Magpie Shrike

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Perched on the outer branches of a thorny bush, the magpie shrike scans its surroundings for grasshoppers, lizards and other small prey. The shrike often displays cooperative breeding, whereby young from the previous brood remain at their natal nest to help the breeding pair raise the next clutch.

 

Lanner Falcon

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The lanner falcon is one of the few birds of prey to hunt cooperatively. One falcon flushes up a pigeon or other small bird from its hiding place; then the other swoops in to catch it. Instead of diving after prey like a peregrine falcon does, the lanner falcon flies in horizontally, reaching speeds up to 90 mph.

Rüppell’s Vulture

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Native to Africa, the Ruppell’s vulture is a large bird that has a beak powerful enough to break and crunch bones. This is essential for survival since they feed solely on dead animals. Vultures can often be seen flying overhead as they spend much of their day soaring high looking for food.

Lappet-faced Vulture

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With a wingspan up to nine feet wide, the lappet-faced vulture is the largest vulture in Africa. Its name comes from the folds of skin on either side of its neck called lappets. These powerful birds are able to scare most other birds and even some mammals away when protecting a carcass on which it is feeding.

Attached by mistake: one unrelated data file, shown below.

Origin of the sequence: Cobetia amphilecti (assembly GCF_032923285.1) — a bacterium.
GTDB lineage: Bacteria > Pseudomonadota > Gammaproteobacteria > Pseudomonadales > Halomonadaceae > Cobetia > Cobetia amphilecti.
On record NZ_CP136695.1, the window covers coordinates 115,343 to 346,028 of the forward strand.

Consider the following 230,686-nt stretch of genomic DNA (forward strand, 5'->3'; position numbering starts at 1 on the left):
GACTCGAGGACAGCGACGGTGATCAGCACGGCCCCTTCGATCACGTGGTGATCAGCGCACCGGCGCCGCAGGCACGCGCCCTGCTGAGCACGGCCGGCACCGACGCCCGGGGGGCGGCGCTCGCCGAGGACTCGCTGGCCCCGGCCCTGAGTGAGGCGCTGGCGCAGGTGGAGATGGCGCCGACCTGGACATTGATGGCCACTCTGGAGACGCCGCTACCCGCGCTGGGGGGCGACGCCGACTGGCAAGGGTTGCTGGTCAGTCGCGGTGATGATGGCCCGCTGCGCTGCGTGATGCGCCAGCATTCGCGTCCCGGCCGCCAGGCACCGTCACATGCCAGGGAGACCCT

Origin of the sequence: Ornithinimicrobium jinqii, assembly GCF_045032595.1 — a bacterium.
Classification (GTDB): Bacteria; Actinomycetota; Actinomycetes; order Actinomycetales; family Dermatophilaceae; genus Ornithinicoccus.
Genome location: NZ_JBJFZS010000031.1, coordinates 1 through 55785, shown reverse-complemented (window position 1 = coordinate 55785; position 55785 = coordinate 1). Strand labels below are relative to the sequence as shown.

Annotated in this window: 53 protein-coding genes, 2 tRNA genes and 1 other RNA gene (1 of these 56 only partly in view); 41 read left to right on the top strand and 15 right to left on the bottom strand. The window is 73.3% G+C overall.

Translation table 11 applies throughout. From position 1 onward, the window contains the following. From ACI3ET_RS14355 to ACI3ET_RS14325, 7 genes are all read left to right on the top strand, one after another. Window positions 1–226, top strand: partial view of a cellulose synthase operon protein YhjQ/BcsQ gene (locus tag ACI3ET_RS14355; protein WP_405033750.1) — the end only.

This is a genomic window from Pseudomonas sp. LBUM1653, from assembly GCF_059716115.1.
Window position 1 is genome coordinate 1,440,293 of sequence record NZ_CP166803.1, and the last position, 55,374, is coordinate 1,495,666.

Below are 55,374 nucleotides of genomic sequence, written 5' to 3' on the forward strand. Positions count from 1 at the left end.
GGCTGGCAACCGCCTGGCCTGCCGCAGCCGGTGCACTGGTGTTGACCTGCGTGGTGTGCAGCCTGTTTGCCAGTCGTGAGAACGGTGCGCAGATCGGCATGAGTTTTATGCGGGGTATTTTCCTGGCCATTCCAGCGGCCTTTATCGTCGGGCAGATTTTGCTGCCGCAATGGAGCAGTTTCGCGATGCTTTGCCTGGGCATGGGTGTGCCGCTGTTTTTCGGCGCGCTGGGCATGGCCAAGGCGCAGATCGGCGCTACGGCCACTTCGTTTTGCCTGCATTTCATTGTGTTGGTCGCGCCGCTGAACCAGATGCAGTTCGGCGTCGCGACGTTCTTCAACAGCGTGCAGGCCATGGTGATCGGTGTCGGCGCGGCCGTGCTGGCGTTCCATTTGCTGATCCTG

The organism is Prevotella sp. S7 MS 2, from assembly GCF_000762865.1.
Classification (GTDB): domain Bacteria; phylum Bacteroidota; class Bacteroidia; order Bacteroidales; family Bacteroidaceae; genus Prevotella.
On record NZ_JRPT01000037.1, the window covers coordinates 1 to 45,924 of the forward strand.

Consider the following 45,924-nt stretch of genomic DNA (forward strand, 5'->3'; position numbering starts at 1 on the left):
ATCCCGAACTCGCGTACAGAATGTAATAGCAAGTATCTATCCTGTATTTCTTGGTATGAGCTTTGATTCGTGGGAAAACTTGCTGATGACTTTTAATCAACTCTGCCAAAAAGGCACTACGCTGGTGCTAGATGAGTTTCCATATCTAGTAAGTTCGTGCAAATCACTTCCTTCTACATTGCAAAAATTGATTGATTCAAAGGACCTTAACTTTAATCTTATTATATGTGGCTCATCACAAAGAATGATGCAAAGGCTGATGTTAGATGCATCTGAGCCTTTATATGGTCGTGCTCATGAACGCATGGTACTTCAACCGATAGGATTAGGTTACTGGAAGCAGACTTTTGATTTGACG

Ostrich

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As the world’s largest and heaviest living bird, the ostrich can’t fly to get away from predators, but it sure can run fast—up to 40 miles per hour! It can also deliver a powerful kick, if a predator gets too close.

Micronesian Kingfisher

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A forest-dwelling bird, the Micronesian kingfisher swoops down from its perch in a tree to snatch up insects, crustaceans and lizards in its large bill.

Salmon-Crested Cockatoo

SALMON CRESTED COCKATOO

Cockatoos are noisy, flocking parrots that live in Australia, Indonesia, and nearby islands. They are characterized by a large, feathered head crest that they raise in alarm or excitement. Strong, curved bills are used to crack seeds and eat insects and fruits. 

 

Lady Ross’ Turaco

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Turacos rarely come down from the forest canopy. They rapidly run along vines and branches squirrel-style. Their two outer toes rotate backwards for better gripping, and their long tails help with balance.

Nicobar pigeon

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The colorful Nicobar pigeon has such a strong, hooked bill that it can crack open nuts that would require a hammer for a human. They also feed on fruit and various invertebrates found among the leaf litter on the wooded islands they inhabit. Hunting and habitat loss are threatening the species’ survival.


 

Hamerkop

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Wading in shallow water, the hamerkop rakes its bill along the bottom in search of frogs and fish. Every so often, the bird flaps its wings to flush prey out of hiding. It also hunts on the fly. Spotting prey from above, the hamerkop dives down to scoop it up.